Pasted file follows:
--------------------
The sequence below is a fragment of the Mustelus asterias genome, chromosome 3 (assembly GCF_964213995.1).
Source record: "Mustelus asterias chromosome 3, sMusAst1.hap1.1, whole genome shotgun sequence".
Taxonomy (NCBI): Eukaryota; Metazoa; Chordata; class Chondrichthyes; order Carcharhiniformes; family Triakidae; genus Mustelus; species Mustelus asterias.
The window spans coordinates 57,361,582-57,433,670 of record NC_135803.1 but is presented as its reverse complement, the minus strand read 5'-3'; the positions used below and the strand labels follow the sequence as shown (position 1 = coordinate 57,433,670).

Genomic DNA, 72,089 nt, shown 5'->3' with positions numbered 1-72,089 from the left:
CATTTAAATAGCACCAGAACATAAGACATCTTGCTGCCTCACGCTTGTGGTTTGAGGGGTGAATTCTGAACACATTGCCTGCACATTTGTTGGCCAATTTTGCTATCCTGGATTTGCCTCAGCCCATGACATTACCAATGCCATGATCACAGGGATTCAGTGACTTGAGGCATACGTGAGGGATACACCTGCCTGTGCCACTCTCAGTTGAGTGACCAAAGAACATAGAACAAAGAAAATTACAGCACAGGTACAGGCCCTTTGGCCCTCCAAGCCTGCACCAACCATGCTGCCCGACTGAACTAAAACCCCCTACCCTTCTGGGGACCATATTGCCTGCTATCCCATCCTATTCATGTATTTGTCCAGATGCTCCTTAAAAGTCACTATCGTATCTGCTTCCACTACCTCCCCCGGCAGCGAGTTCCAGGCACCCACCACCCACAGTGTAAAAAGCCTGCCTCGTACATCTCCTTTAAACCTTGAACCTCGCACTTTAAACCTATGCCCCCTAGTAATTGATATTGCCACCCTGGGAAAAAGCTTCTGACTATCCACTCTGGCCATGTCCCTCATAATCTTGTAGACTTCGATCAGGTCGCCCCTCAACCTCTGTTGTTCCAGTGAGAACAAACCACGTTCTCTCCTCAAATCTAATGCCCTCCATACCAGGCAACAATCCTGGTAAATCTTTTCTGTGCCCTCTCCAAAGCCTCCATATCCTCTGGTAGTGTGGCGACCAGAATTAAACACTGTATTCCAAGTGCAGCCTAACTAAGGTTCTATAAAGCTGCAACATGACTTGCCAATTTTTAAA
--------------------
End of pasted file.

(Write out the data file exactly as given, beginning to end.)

The sequence below is a fragment of the Mustelus asterias genome, chromosome 3 (assembly GCF_964213995.1).
Source record: "Mustelus asterias chromosome 3, sMusAst1.hap1.1, whole genome shotgun sequence".
Taxonomy (NCBI): Eukaryota; Metazoa; Chordata; class Chondrichthyes; order Carcharhiniformes; family Triakidae; genus Mustelus; species Mustelus asterias.
The window spans coordinates 57,361,582-57,433,670 of record NC_135803.1 but is presented as its reverse complement, the minus strand read 5'-3'; the positions used below and the strand labels follow the sequence as shown (position 1 = coordinate 57,433,670).

Genomic DNA, 72,089 nt, shown 5'->3' with positions numbered 1-72,089 from the left:
CATTTAAATAGCACCAGAACATAAGACATCTTGCTGCCTCACGCTTGTGGTTTGAGGGGTGAATTCTGAACACATTGCCTGCACATTTGTTGGCCAATTTTGCTATCCTGGATTTGCCTCAGCCCATGACATTACCAATGCCATGATCACAGGGATTCAGTGACTTGAGGCATACGTGAGGGATACACCTGCCTGTGCCACTCTCAGTTGAGTGACCAAAGAACATAGAACAAAGAAAATTACAGCACAGGTACAGGCCCTTTGGCCCTCCAAGCCTGCACCAACCATGCTGCCCGACTGAACTAAAACCCCCTACCCTTCTGGGGACCATATTGCCTGCTATCCCATCCTATTCATGTATTTGTCCAGATGCTCCTTAAAAGTCACTATCGTATCTGCTTCCACTACCTCCCCCGGCAGCGAGTTCCAGGCACCCACCACCCACAGTGTAAAAAGCCTGCCTCGTACATCTCCTTTAAACCTTGAACCTCGCACTTTAAACCTATGCCCCCTAGTAATTGATATTGCCACCCTGGGAAAAAGCTTCTGACTATCCACTCTGGCCATGTCCCTCATAATCTTGTAGACTTCGATCAGGTCGCCCCTCAACCTCTGTTGTTCCAGTGAGAACAAACCACGTTCTCTCCTCAAATCTAATGCCCTCCATACCAGGCAACAATCCTGGTAAATCTTTTCTGTGCCCTCTCCAAAGCCTCCATATCCTCTGGTAGTGTGGCGACCAGAATTAAACACTGTATTCCAAGTGCAGCCTAACTAAGGTTCTATAAAGCTGCAACATGACTTGCCAATTTTTAAA